Mount Kimball (Alaska)
|Elevation||10,300+ ft (3,139+ m)|
|Prominence||7,424 ft (2,263 m) |
|Location||Southeast Fairbanks Census Area, Alaska, U.S.|
|Parent range||Delta Mountains, Alaska Range|
|Topo map||USGS Mount Hayes A-2|
|First ascent||June 13, 1969 by Tom Kensler, Mike Sallee, Dan Osborne, Grace Hoeman|
|Easiest route||Southwest Ridge: glacier/snow/ice/rock climb (Alaska Grade 2+)|
Mount Kimball is the highest mountain in the section of the eastern Alaska Range between Isabel Pass (traversed by the Richardson Highway) and Mentasta Pass (traversed by the Glenn Highway), about 30 miles from Paxson. It is one of the twenty most topographically prominent peaks in Alaska.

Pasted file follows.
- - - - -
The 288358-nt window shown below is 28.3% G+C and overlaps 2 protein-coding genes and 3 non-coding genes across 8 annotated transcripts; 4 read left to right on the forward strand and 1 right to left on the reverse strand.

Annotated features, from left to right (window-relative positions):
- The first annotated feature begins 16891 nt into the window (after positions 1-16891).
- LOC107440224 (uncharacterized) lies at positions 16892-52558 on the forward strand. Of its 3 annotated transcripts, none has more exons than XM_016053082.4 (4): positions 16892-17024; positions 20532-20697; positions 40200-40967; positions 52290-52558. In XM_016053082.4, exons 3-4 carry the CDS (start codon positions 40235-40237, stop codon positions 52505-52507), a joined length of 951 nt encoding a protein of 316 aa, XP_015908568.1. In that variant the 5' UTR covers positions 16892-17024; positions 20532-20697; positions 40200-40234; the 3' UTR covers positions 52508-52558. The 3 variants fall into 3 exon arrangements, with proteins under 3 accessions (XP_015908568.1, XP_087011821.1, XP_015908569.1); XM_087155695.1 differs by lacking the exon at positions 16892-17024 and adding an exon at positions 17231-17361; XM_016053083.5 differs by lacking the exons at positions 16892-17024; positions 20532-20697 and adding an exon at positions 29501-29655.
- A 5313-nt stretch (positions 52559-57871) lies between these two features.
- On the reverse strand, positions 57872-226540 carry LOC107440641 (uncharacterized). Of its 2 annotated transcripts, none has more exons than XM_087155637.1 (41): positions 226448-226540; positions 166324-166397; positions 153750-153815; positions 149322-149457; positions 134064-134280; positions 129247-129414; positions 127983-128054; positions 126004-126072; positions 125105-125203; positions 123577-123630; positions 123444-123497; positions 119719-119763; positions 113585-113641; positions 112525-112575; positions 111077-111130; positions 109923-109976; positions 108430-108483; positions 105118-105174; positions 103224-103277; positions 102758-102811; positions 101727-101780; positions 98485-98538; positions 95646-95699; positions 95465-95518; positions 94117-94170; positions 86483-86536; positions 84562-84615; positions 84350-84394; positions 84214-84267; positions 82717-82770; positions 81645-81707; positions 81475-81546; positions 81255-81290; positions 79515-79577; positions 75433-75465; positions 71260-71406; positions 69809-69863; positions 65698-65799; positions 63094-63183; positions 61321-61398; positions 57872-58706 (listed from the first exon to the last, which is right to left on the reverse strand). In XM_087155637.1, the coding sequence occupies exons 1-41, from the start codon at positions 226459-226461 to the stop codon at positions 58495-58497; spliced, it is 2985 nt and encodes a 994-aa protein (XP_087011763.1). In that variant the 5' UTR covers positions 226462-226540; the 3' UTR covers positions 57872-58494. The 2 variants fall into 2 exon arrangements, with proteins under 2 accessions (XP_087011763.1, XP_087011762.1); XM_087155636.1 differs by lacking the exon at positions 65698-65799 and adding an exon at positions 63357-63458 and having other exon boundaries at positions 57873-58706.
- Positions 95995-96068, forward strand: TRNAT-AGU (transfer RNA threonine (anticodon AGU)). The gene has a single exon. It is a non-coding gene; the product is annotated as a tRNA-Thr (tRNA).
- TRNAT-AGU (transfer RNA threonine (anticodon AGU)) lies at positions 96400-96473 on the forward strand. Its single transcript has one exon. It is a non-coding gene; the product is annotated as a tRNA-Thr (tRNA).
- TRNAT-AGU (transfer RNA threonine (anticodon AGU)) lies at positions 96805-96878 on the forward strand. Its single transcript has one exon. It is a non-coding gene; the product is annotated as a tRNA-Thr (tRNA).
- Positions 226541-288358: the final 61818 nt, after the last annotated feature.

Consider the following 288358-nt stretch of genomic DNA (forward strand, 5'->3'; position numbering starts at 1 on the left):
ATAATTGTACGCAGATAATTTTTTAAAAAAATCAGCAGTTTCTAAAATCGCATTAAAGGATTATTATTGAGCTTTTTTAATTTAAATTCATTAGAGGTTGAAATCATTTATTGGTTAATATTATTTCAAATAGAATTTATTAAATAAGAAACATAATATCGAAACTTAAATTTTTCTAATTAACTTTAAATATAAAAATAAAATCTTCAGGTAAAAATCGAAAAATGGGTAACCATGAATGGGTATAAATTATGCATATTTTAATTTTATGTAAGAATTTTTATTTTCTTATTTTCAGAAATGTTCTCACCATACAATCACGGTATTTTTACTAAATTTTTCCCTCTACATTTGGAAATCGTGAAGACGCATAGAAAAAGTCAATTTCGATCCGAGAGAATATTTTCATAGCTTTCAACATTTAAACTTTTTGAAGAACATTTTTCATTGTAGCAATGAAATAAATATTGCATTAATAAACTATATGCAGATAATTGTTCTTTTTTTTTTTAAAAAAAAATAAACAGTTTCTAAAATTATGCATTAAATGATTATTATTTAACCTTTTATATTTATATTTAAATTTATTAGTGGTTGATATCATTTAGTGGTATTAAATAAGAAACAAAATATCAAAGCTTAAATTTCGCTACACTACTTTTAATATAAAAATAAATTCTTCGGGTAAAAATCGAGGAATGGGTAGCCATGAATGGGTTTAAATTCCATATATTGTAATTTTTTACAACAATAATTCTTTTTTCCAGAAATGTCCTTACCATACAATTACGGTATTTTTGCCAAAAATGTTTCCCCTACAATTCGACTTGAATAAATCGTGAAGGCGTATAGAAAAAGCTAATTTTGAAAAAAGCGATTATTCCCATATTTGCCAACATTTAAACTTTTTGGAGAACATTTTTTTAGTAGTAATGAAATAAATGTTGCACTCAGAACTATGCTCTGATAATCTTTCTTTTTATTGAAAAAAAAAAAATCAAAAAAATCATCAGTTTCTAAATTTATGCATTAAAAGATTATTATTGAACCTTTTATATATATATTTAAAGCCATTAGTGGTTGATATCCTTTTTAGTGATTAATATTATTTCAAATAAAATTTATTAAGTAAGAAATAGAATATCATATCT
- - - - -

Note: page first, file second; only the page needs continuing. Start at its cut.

Mount Kimball is a relatively difficult climb for a peak with low absolute elevation, due to difficult ridge terrain, and it rebuffed eight climbing attempts by experienced Alaskan mountaineers before its first ascent in 1969. Due to its remoteness, difficulty, and low stature compared to other major Alaskan summits, the peak is not often climbed.
- List of mountain peaks of North America
- List of Ultras of the United States
- This is an approximate figure, good to within 100 feet. See Alaska Ultra-prominent peaks at peaklist.org
- Mount Kimball on Topozone
- Michael Wood and Colby Coombs, Alaska: A Climbing Guide, The Mountaineers, 2001, ISBN 0-89886-724-X.
- U.S. Geological Survey Geographic Names Information System: Mount Kimball (Alaska)
|This article about a location in the Southeast Fairbanks Census Area, Alaska is a stub. You can help Wikipedia by expanding it.|